In Belmont County, as the rain stays in the forecast, creeks climb up their banks, and flooding is a possibility.
EMA officials had some words of warning for people along the creeks on Tuesday. It’s only been a month since February when Belmont County had flooding so severe they asked for a federal disaster declaration and here it is again.
At this point, the rain has no place to go.
“The ground’s totally saturated. Along with that, any type of heavy rain, it’s automatic runoff,” said Belmont County EMA Director, Dave Ivan.
That could potentially be bad news for creeks and streams.
“It’ll be a rapid rise on those and then of course which leads to our flash flooding,” Ivan added.
The National Oceanic and Atmospheric Administration put out this weather alert on Tuesday, “A flash flood watch means that conditions may develop which lead to flash flooding. Flash Flooding is a very dangerous situation.”
EMA Director Dave Ivan asked people along the creeks to be on the lookout for water coming to the top of the banks.
“Let somebody know. You can either call us out here at the EMA office or fire departments. Just somebody. Just let us know,” Ivan said.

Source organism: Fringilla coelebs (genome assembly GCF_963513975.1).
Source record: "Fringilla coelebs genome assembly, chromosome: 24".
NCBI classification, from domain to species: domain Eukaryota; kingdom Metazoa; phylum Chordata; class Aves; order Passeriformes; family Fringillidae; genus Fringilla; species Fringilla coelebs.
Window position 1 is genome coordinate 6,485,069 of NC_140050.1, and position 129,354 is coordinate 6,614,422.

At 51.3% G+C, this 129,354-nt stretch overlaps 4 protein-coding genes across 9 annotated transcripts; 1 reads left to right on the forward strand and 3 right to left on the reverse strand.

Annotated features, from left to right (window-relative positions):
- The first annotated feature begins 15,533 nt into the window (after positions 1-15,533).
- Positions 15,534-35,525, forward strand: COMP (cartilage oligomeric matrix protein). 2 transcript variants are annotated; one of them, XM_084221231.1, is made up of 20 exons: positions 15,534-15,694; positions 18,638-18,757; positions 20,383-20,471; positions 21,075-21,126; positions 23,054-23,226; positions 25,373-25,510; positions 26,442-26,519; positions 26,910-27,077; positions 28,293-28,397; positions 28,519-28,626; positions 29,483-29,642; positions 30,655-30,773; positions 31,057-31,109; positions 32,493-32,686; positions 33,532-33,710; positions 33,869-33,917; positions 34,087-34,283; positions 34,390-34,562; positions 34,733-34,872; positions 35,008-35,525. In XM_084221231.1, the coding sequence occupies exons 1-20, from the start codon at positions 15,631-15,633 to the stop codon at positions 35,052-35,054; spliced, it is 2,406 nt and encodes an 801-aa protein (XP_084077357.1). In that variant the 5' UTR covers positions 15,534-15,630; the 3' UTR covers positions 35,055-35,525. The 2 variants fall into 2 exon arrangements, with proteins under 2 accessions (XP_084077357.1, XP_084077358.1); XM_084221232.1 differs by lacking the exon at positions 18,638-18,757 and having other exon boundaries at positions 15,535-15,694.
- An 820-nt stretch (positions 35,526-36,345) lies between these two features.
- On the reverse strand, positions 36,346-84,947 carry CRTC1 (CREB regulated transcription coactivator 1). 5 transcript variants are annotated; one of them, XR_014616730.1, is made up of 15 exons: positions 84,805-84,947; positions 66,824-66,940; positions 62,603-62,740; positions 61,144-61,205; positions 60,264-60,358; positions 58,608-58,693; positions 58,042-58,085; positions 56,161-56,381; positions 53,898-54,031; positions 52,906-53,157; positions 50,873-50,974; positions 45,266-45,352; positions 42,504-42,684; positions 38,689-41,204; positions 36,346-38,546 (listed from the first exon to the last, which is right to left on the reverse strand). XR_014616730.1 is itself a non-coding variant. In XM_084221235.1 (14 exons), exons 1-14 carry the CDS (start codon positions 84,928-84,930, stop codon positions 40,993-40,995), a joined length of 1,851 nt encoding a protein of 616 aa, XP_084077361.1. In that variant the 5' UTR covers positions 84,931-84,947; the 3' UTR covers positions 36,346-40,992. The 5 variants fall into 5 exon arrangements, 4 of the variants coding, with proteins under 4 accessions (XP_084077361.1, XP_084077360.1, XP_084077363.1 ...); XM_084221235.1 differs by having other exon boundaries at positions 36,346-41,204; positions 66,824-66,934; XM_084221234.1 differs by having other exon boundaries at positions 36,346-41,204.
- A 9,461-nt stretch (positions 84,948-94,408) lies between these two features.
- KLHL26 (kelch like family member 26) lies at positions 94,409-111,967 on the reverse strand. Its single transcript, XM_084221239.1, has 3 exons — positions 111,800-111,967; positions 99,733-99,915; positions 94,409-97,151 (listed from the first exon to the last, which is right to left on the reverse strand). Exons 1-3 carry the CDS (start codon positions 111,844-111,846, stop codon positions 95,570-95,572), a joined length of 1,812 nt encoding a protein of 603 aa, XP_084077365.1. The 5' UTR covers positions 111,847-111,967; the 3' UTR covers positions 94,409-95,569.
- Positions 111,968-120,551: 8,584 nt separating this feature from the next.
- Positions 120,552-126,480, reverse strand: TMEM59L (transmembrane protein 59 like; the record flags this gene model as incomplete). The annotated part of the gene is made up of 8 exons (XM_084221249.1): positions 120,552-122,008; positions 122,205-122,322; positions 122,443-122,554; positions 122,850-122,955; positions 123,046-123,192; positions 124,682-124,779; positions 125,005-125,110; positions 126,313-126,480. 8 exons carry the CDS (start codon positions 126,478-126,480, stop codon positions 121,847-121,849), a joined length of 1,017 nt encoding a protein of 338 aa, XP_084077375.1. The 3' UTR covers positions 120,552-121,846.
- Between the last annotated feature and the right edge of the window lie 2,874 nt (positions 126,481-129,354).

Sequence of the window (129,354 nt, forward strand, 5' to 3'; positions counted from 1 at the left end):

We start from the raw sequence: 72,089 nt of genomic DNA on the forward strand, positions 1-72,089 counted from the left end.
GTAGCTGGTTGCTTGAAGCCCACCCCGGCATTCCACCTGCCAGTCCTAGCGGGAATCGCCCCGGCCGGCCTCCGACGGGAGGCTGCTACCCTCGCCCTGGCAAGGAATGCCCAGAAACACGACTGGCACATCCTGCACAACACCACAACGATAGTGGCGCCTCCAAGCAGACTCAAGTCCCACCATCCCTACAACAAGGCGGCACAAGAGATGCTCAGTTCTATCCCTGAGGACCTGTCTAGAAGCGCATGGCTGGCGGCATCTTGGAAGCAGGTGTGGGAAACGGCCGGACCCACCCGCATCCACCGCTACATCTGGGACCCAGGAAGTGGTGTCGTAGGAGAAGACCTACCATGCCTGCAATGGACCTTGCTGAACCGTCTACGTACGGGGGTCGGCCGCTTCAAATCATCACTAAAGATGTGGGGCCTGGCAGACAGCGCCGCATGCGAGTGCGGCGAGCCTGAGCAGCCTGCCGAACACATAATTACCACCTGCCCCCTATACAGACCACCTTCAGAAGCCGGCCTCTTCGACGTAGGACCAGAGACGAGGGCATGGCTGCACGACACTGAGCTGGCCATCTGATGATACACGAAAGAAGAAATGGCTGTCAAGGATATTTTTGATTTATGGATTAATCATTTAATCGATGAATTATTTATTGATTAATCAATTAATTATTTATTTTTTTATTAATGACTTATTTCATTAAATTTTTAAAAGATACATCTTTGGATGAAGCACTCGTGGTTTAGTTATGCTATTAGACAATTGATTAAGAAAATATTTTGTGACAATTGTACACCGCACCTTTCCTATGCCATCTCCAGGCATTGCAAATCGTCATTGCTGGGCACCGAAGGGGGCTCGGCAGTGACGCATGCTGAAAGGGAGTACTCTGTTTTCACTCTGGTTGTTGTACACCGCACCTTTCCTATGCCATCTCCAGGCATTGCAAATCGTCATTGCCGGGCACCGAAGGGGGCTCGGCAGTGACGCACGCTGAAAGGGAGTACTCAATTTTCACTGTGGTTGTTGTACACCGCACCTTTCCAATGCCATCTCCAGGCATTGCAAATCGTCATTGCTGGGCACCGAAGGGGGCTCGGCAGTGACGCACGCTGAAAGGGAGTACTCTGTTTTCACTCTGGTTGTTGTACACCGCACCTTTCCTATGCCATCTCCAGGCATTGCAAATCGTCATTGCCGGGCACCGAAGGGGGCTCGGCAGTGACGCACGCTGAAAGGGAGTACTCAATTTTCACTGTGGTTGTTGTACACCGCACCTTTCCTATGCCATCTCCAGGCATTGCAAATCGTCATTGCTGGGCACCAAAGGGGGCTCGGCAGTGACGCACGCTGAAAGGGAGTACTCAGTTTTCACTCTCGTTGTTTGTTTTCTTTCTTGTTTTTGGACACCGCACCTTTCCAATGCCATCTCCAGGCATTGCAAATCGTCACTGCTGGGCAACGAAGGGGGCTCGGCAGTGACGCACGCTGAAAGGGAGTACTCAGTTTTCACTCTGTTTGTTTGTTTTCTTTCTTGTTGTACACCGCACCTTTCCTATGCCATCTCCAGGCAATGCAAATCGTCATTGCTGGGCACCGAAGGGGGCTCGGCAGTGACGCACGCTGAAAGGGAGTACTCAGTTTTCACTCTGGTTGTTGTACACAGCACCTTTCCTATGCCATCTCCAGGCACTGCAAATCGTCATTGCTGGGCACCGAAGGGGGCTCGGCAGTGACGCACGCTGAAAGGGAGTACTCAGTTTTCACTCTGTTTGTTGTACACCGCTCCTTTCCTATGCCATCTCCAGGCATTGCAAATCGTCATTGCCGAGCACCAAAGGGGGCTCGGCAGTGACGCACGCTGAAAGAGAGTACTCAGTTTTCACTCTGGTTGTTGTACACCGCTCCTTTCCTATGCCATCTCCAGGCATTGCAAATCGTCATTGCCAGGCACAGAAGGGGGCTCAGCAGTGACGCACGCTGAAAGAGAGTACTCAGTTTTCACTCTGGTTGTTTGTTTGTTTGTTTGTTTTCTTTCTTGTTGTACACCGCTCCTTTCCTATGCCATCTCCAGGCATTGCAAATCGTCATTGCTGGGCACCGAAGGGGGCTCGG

With sustained rain, landslides are possible, another issue that is cause for concern for officials.
“Mudflow that can bring trees and rocks and debris and utility poles off the hillsides,” said Becky Horne with the Belmont County EMA.
Ivan said, “There’s usually little indicators before they would absolutely fail. Just being a small crack in the road.”
The last but not least problem with this rainy, cloudy, foggy weather.
“It messes with your psyche and it’s like I need to get out or cabin fever as it were. I need to get outside. And Mother Nature’s not helping right now,” Ivan concluded.
If you have flooding to report, here’s how to reach the EMA office, call (740) 695-5984 or just call 911, and of course go to higher ground.